The bug bites, I think, were worth it. One of the advantages of living in the country is the absence of sensory overload, which allows us to take in the more subtle phenomena that we would otherwise miss.
It’s not the solitude of the deep woods, alas; there are dogs down the hill that bark enough to power an SUV if the effort they spend at it could be harnessed. The darkness is forever pierced by neighbors, who charity prevents my characterizing, that have gotten those lights that go on when it gets dark. Still, there are spaces between the barks and the darkness on the other side of the hill is not ruined. (The neighbors will no doubt get louder dogs and brighter lights, but for now this is so.)
Sometimes nature is not a political thing. Sometimes nature is just nature. It stands on its own and is its own justification. But when our minds are overloaded by other considerations, it’s easy to miss. We catch just the high points, the most demanding of nature’s aspects.
Lately, the high points have been fog in the morning and heat the rest of the time.
The other evening, I took a little walk back along the ridge behind my house. It was after sunset but there was still plenty of light. The air was heavy and damp, and breathing alone was enough to cause me to erupt in sweat. It took effort to notice anything beyond the discomfort, which was akin to standing in the bathroom fully clothed and turning the shower on to hot and just standing there in the steam.
The effort was worth it, though. It allowed me to use my other senses.
The woods smell wonderful in the summer, when it’s been damp. The perfume of flowers is mixed with the scent of vegetation in the process of being recycled into new, rich dirt; describing that scent would require words normally associated with wine tasting.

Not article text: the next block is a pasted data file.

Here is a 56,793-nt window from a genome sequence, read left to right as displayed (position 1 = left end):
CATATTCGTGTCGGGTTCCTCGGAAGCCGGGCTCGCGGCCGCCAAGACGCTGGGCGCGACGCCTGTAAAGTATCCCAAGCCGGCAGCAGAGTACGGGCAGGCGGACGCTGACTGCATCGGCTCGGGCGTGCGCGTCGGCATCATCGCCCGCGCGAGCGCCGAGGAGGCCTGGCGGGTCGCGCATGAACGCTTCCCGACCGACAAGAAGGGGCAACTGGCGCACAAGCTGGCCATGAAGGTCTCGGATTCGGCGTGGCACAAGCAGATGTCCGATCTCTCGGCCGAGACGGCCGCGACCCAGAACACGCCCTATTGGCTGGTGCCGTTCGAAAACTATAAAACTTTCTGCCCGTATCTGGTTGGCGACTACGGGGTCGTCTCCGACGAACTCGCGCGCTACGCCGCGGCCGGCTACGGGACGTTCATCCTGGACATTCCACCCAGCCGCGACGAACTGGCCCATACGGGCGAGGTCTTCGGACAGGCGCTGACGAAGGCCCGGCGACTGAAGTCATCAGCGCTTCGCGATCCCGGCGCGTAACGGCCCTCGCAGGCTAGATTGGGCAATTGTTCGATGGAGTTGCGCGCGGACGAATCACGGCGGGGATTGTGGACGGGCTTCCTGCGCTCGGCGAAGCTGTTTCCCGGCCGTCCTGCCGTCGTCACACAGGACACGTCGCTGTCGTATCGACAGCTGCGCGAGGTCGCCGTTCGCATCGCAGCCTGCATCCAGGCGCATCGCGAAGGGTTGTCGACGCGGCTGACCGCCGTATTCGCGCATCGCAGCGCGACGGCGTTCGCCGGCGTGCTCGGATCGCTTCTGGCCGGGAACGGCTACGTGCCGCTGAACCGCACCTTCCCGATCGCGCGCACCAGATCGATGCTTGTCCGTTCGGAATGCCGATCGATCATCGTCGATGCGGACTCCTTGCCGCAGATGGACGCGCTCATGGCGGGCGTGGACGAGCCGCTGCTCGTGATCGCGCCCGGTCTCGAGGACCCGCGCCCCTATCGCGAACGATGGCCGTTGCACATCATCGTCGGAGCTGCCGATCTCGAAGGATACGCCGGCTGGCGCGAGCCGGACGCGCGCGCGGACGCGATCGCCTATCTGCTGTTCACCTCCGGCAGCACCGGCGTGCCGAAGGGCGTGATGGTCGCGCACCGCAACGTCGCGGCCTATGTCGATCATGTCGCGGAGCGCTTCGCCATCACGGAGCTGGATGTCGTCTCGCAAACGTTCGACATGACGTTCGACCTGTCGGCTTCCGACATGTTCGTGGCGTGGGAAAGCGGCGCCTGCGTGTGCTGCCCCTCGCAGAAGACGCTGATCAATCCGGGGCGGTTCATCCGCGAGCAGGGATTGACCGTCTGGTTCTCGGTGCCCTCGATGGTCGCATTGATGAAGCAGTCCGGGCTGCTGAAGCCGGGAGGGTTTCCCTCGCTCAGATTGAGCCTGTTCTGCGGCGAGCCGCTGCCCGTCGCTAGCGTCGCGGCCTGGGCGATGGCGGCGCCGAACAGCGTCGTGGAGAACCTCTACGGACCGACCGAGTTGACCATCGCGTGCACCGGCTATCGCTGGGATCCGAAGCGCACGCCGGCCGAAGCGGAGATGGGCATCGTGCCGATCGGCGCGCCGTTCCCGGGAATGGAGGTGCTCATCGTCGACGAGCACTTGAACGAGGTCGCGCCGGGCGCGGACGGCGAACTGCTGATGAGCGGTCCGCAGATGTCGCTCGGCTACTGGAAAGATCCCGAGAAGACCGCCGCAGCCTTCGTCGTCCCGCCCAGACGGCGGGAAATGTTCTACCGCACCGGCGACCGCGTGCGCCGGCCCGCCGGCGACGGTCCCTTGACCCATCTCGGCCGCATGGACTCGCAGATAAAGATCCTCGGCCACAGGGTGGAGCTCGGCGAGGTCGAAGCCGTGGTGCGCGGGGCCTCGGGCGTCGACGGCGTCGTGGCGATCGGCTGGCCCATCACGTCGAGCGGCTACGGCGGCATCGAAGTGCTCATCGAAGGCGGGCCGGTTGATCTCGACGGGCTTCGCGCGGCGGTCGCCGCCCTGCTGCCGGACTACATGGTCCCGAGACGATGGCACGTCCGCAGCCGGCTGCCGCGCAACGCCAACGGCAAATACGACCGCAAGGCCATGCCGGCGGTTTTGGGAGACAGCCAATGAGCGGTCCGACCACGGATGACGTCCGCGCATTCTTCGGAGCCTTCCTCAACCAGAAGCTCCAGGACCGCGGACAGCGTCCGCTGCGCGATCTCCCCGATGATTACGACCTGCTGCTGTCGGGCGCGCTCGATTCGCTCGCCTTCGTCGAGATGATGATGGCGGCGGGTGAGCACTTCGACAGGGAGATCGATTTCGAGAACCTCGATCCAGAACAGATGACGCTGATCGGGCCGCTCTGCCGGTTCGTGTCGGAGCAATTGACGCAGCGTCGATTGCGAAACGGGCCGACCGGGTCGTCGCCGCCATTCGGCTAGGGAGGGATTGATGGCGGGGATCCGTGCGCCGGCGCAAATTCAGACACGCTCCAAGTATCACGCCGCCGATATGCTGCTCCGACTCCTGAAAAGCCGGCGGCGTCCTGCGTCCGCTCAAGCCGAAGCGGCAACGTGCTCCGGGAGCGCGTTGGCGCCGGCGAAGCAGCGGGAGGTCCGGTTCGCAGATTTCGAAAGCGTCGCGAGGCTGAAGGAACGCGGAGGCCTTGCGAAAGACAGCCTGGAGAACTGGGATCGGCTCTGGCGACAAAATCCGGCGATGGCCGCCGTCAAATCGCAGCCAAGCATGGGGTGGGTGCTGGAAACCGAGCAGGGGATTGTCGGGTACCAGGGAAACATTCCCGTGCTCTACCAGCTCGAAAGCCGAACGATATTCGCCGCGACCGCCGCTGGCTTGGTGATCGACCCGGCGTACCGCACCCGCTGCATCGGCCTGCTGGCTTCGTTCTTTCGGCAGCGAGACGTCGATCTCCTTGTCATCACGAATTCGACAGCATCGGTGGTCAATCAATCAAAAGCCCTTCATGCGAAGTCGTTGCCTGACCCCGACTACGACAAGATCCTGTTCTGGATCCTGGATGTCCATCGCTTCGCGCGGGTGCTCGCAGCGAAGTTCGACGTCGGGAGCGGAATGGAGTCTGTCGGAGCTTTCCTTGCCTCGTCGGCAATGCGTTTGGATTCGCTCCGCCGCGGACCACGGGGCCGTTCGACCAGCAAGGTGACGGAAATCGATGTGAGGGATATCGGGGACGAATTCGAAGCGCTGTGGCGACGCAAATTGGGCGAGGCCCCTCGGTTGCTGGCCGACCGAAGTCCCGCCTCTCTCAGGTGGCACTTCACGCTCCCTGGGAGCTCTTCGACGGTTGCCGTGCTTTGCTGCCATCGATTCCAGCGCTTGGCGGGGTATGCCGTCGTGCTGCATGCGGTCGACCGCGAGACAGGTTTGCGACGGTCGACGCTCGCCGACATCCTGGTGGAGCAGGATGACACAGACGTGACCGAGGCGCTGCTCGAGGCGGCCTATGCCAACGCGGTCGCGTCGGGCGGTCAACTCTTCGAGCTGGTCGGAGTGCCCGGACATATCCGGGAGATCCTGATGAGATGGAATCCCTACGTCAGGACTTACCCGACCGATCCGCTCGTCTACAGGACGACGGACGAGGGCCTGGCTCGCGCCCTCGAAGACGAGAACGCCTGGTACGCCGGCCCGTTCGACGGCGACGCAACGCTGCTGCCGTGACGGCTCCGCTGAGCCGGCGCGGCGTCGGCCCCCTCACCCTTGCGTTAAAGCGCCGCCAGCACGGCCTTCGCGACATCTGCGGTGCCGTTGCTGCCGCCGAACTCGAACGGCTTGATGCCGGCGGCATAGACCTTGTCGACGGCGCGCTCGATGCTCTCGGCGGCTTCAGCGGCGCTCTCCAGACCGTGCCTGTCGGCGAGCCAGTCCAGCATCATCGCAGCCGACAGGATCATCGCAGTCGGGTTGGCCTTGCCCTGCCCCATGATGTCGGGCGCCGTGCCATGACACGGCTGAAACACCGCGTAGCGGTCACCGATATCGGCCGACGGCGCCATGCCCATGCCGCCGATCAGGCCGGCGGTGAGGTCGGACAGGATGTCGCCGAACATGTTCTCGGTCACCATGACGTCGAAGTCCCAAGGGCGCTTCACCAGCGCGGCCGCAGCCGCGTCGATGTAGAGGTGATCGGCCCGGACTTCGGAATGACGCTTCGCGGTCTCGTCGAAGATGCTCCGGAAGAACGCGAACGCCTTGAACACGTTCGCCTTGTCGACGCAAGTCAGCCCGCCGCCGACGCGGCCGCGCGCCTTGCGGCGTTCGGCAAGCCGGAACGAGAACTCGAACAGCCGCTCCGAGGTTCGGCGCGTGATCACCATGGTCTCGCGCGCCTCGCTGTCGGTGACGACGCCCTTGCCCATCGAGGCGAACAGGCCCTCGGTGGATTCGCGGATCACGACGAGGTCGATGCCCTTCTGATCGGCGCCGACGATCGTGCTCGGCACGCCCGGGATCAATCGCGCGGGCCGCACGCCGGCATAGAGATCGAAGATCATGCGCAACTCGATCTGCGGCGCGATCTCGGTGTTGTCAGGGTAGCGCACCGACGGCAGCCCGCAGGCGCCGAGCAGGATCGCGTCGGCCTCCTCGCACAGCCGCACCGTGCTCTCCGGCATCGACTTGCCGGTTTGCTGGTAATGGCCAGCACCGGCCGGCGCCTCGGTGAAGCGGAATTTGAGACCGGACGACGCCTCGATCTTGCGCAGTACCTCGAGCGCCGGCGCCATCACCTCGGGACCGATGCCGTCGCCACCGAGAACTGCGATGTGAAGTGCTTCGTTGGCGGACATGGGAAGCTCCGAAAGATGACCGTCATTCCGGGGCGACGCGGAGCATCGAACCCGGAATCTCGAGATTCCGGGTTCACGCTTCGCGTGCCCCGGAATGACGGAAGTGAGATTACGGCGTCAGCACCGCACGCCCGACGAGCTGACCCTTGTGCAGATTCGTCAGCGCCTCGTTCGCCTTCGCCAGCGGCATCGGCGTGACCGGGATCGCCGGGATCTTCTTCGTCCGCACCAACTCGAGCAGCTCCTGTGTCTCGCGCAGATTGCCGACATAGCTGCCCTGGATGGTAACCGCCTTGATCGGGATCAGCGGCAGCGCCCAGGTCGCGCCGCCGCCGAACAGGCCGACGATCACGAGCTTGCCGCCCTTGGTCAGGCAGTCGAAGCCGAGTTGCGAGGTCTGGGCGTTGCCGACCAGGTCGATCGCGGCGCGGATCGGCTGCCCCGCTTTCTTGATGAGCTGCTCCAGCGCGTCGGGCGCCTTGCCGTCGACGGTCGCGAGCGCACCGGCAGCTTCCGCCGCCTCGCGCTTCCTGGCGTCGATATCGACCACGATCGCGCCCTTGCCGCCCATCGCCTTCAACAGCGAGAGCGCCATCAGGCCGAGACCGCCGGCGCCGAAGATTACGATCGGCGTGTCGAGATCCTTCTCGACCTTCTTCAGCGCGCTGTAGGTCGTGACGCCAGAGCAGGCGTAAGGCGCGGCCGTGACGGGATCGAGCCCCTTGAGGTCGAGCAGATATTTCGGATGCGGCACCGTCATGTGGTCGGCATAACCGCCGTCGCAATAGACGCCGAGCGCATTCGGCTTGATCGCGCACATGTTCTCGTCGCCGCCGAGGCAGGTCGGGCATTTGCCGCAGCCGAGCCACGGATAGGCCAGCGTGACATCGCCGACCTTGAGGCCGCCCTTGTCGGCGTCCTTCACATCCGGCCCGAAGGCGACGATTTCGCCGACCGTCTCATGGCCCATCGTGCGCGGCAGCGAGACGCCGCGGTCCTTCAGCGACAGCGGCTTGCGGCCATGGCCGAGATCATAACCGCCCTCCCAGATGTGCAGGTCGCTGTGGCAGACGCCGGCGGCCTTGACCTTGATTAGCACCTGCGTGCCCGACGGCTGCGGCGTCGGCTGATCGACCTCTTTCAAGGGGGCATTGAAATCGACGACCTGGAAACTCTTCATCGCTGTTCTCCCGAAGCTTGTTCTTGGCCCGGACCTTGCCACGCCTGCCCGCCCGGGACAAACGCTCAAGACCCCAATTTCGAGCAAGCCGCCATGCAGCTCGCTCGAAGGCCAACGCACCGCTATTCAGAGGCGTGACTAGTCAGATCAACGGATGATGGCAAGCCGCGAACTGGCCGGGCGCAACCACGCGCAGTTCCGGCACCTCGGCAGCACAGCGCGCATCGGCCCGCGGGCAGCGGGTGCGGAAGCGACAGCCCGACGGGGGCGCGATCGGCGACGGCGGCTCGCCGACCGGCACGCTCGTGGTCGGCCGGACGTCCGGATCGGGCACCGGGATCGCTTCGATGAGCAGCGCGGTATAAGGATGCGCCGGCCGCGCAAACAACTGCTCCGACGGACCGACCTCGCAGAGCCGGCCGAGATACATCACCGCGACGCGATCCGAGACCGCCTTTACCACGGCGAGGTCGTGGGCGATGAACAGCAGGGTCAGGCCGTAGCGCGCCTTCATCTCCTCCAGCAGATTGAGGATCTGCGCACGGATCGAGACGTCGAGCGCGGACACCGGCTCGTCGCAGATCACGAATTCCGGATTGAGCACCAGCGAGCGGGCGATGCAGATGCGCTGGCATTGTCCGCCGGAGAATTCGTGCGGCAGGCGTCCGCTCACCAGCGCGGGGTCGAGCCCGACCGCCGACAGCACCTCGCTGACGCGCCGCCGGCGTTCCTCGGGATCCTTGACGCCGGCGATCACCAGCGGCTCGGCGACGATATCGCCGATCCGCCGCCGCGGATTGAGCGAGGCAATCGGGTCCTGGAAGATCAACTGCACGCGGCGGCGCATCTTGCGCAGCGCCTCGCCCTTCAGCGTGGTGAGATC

I listened. The bugs were going at it, a constant stream of identical chirps with the occasional soloist, a loud katydid. One needs to be very still in the woods in order to hear things other than the sounds of one’s own clumsiness — the dead leaves and twigs make stealth difficult.
In the distance I could hear what at first sounded like dogs, but they weren’t. They were coyotes, perhaps the ones responsible for my having to spend a while the other morning cleaning up the trash from my yard and putting it back into what had been a latched-shut garbage can. I had seen a coyote a few days earlier, in the afternoon, crossing a field a mile or so from my house. It was fat and healthy looking; most coyotes I’ve seen over the years are kind of skinny and woebegone. It must have been a good year for rabbits and fawns. (It certainly has been a good year for the rabbit that has been eating the jade plants on my porch!)
As darkness fell, the soft, impressionistic view across the valley was replaced by starker shapes, bigger shapes. The view went from pretty to a different kind of pretty. The sound was replaced by a persistent mosquito which seemed to like hovering near my left ear. Other mosquitoes were more industrious. I decided to abandon my hilltop perch.
I recreated the trip early the next morning. The bugs and coyotes had all apparently gone to sleep, because now there was stillness.
You’ve probably noticed that when it is snowing, sounds outside are somehow different. I think that much the same thing happens when it is very foggy, as it was that morning. I trudged up the ridge and, as is always the case, I was surprised when I looked back after only a little walk and could no longer see the house. My right shoulder was soaking wet where I had brushed against some leaves which in irritation had deposited their entire inventory of dew on me, and I discovered how it is possible to be both uncomfortably hot and clammy-chilly at the same time.
As the sun rose — because of the hill to the east, it’s fully light before the sun is visible here — I saw it hit the tops of the trees, making shadows in the fog of a sort normally found in religious paintings. It was, yes, majestic. Now birds were beginning their day. First was the rausousness of the mockingbird, but that was soon joined by a distant mourning dove. (Well, I say distant, but I do not know — mourning doves always sound distant.) Overhead, a squirrel had noticed me and set to the task of informing the woods of my presence.
Just beyond the line of vision, just deep enough in the fog, something moved. I have no idea what it was, though it sounded big. But in these leaves, everything sounds big.
The mosquito was back, as were his colleagues. It was time to head back inside and start my own day.
Which I did, my mood and outlook both much improved.
Dennis E. Powell is crackpot-at-large to Open for Business. Powell was an award-winning reporter in New York and elsewhere before moving to Ohio and becoming a full-time crackpot. You can reach him at firstname.lastname@example.org.